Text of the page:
But you are right, people do seem to be almost afraid of meeting up face to face. Internet is providing that false sense of security that you can be anonymous and everyone is hiding behind different names and identities.
    When I grew up there was no Internet and no technology in the way we have today, but by the end of 1990’s it was just as normal to check email in the morning as that first cup of coffee.

    I only hope that this alienation we have towards each other won’t create more fear than it already does.
    Internet do shrink this planet, but it also build a lot of walls around us at the same time.

  2. Kim January 12, 2009 8:41 am

    I’ve discussed this before on my blog. At times, I despise–fought against this hyper mobile ADD world and find the need to simply pull away for a bit. I’ve found email. text, twitter, etc. erodes the capacity for human attention. Personal phone calls are indeed the needed building block for intimacy and wisdom our society is losing–lacking in email, text etc. converse.

  3. Lisa January 13, 2009 1:13 pm

    I always take the time to write a card to friends and actually mail it to them. Call me victorian but I think its a sweet and rare gesture. I often ask myself how, as a person of an older generation did we get by without cell phones. I think we had to be more outgoing and interesting. we liked to hang out in big groups and actually talk. My adult son has a habit of texting at he table. I dont like that. What does he have to talk about?? He speaks less than he texts! I think actual conversation is going to be an artform somewhere in the near future.

  4. Cathy August 10, 2011 4:30 am

    You are right, Internet changes our relationship completely. But it can be for better, so so much better for me. When you live miles away from somebody you love, a real time chat, a day to day email, a voice message ( yes can listen to your love one) , a video call save your relationship especially when there is so much time difference between the country where your partner live. And moreover you can keep those emails, record those phone calls and read and listen to them over and over. A love letter has so much power on me … I thank everyday that Internet exists and that I can receive these letters.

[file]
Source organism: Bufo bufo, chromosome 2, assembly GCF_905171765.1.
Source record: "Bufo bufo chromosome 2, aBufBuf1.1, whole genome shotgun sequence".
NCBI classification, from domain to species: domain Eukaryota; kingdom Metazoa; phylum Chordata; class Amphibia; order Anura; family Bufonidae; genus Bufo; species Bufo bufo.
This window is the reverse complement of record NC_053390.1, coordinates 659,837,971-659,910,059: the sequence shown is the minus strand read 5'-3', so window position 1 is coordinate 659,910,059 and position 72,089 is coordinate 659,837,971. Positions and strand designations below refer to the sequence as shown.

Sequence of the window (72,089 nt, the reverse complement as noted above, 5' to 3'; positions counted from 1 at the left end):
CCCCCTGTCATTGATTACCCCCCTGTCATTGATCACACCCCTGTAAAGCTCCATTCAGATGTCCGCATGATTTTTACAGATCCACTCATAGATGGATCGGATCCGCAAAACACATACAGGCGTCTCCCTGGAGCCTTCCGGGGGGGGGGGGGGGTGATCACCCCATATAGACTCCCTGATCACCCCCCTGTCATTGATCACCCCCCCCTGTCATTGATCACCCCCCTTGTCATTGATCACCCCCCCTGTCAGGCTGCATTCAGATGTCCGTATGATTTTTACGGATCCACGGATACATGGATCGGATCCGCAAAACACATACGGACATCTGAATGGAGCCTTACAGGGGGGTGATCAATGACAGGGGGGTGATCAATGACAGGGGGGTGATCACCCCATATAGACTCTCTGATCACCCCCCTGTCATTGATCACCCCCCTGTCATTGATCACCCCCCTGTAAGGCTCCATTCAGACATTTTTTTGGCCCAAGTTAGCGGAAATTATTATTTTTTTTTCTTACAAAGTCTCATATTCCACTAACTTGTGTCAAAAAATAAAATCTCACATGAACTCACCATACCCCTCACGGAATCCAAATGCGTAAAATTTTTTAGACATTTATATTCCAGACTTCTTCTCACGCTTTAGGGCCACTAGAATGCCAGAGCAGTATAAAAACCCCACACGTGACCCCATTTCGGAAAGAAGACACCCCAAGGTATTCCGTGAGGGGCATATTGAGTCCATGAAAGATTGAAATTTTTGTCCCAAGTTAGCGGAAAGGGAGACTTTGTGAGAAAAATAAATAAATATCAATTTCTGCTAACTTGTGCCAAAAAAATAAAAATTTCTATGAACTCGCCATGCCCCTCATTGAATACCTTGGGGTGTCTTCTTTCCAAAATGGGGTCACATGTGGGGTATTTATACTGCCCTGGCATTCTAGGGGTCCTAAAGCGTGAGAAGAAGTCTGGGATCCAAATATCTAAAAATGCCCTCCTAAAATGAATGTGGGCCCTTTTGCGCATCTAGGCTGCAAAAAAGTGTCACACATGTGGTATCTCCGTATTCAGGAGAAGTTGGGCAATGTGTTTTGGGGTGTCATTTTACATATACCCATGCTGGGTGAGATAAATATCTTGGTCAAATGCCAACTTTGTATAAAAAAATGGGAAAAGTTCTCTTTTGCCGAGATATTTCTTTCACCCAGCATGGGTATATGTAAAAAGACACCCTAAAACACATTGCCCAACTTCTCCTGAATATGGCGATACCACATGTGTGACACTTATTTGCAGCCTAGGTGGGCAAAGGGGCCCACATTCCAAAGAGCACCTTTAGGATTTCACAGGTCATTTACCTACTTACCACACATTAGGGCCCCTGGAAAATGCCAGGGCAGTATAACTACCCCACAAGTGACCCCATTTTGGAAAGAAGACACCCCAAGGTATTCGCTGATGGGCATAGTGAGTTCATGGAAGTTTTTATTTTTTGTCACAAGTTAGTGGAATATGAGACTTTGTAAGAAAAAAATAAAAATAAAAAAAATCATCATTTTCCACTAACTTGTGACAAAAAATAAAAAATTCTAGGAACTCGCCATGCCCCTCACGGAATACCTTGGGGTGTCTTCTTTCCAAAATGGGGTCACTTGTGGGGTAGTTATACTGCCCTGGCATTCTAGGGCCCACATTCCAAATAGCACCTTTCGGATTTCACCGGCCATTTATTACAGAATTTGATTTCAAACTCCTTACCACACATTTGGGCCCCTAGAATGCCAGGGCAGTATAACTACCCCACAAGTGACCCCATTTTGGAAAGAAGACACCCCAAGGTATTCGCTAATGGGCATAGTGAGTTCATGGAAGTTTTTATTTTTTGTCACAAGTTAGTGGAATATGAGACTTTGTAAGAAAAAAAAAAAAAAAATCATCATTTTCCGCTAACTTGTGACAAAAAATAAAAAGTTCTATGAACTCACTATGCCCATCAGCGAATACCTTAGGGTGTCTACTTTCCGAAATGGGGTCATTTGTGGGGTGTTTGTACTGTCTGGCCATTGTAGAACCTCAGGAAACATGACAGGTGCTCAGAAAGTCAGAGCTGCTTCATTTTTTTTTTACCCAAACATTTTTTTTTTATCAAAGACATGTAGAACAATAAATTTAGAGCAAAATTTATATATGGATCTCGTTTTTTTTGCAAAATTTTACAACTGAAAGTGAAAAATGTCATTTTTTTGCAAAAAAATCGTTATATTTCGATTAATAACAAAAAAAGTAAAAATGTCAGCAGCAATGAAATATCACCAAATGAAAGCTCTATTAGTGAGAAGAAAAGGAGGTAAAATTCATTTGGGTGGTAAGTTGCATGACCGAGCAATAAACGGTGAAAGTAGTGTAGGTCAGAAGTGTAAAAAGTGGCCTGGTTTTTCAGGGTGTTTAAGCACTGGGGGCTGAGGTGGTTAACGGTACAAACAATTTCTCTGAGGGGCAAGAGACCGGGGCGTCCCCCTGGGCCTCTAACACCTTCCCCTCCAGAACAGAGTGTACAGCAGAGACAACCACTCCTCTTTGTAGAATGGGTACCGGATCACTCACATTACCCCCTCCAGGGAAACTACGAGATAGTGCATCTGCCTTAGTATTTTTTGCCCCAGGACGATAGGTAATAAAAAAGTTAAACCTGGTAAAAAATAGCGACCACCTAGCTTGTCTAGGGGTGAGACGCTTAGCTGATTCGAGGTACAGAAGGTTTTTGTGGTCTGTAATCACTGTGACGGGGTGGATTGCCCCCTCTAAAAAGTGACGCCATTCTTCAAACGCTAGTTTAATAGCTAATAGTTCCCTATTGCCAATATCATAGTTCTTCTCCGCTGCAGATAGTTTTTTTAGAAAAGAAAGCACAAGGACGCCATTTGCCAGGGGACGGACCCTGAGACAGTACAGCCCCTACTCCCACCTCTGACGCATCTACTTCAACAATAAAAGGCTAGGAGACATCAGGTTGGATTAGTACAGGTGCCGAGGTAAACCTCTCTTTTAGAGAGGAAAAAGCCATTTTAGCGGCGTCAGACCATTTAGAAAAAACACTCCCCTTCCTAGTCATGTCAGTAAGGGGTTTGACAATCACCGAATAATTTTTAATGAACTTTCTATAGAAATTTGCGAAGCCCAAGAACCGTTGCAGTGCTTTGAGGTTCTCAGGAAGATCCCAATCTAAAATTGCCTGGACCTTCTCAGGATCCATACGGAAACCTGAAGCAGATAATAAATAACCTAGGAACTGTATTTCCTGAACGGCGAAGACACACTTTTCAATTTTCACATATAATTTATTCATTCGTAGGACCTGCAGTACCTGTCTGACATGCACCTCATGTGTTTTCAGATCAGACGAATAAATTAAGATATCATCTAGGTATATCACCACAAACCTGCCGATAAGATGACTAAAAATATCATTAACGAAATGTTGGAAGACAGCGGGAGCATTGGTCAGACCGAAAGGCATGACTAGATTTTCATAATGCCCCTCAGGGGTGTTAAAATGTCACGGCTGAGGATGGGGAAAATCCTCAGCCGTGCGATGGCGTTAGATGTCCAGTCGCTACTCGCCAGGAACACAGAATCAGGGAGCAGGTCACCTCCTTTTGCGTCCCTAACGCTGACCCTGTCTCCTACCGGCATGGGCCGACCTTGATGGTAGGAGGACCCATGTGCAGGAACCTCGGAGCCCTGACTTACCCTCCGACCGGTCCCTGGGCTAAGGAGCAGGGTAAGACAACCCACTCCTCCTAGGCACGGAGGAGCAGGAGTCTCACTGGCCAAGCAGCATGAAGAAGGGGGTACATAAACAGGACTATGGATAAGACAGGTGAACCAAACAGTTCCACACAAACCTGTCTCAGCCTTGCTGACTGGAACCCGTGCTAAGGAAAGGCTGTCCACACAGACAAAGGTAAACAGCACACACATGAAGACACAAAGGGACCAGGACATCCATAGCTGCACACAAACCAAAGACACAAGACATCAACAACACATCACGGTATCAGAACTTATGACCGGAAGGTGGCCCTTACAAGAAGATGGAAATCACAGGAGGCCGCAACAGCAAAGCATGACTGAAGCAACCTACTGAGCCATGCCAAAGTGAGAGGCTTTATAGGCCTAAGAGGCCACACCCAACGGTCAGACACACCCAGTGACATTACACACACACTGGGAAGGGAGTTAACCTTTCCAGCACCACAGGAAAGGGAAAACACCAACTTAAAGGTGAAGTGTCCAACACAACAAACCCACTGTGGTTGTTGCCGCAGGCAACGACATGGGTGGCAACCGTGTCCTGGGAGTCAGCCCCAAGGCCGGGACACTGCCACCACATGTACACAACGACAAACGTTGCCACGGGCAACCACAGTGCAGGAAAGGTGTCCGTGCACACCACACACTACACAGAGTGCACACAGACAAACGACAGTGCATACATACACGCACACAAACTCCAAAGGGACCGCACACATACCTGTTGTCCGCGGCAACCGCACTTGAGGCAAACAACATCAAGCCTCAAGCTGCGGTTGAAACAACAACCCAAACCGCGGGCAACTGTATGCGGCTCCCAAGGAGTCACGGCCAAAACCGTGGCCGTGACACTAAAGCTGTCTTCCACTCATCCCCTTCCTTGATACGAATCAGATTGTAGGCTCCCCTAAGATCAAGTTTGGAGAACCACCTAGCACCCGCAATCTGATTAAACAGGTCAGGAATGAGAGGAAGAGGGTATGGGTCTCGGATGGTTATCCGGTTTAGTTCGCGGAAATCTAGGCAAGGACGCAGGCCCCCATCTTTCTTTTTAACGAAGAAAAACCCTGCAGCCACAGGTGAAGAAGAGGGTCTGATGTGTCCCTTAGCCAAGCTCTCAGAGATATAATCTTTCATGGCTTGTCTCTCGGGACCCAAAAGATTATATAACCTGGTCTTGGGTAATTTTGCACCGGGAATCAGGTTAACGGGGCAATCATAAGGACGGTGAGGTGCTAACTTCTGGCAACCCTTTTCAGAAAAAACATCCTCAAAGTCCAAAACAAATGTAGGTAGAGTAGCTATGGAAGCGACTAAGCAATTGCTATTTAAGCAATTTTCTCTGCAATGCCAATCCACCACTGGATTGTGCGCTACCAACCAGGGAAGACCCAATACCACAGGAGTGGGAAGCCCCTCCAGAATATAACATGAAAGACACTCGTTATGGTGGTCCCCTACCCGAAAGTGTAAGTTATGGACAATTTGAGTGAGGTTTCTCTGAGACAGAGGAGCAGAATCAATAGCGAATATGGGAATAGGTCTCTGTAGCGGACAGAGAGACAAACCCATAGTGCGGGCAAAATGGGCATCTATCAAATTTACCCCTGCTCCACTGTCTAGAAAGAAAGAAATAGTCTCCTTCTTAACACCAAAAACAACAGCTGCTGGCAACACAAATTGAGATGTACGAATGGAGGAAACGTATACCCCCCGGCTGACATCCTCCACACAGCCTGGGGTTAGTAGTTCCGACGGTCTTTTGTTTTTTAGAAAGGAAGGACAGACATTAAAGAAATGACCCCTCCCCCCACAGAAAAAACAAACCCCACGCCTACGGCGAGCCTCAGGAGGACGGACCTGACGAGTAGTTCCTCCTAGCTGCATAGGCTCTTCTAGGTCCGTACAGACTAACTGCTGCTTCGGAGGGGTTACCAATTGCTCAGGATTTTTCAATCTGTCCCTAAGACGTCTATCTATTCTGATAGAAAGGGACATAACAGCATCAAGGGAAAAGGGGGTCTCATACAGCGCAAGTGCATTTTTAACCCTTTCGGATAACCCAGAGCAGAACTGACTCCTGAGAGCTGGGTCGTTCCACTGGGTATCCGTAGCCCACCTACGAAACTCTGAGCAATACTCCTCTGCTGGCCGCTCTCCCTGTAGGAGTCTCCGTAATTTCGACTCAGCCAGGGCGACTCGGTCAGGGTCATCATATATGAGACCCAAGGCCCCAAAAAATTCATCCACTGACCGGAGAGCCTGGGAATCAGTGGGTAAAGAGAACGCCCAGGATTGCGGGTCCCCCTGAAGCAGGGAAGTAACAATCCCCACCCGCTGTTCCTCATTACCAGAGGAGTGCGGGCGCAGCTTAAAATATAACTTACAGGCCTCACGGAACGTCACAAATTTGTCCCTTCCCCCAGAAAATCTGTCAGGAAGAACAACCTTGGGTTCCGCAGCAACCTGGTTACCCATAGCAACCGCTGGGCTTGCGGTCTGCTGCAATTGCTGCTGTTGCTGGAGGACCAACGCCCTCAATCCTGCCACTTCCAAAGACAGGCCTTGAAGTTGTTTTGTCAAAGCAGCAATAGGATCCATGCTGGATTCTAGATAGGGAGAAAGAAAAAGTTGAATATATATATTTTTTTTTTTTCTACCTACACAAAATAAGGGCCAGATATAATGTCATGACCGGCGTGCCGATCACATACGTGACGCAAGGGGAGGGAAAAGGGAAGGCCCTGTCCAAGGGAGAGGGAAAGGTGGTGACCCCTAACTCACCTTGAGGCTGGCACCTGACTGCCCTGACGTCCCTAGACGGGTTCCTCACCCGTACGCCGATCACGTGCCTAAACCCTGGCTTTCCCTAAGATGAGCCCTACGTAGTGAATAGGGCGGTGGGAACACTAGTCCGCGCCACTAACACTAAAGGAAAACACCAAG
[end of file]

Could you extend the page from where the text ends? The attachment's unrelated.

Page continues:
I have experienced both with the same friend: 25 years ago, the only way to communicate with him was phone and letters. Because of the time difference and the cost of the calls, we privileged letters. We wrote beautiful love  handwriting letters to each other during four years, we saw each other twice only during those 4 years, but it was so difficult that this relationship ended with no fight but it finally disappeared … All the souvenirs remained however. 
    A year ago, I found an article written by him on the Internet. There were no email address but I was so happy to see him and so in need to find out what happened in his life that I succeeded to retrieve his email. We restarted our conversation where we left it 25 years ago and we wrote in 3 languages now . Again tks to internet to help us translating our thoughts in the language that we need. Incredible but true. I am even farther from him than I was at that time but the new technology make us feel closer than we never had. We even met again , a wonderful and unforgettable time . Yes I am grateful everyday that this new technology exists . The only thing we now need to invent is teleportation ! Haha .
    My life is a wonderful real  story that could be part of your marvelous books that I enjoy so much.

  5. Angelica Jordan August 3, 2019 8:21 am

    I am not a writer other than business letters. Some people that are familiar with my life always suggest I write a book. Don’t know where to begin but was wondering if a seasoned writer as yourself would consider an outline to put into a story. My life has been quite complicated with a good but heartbreaking ending.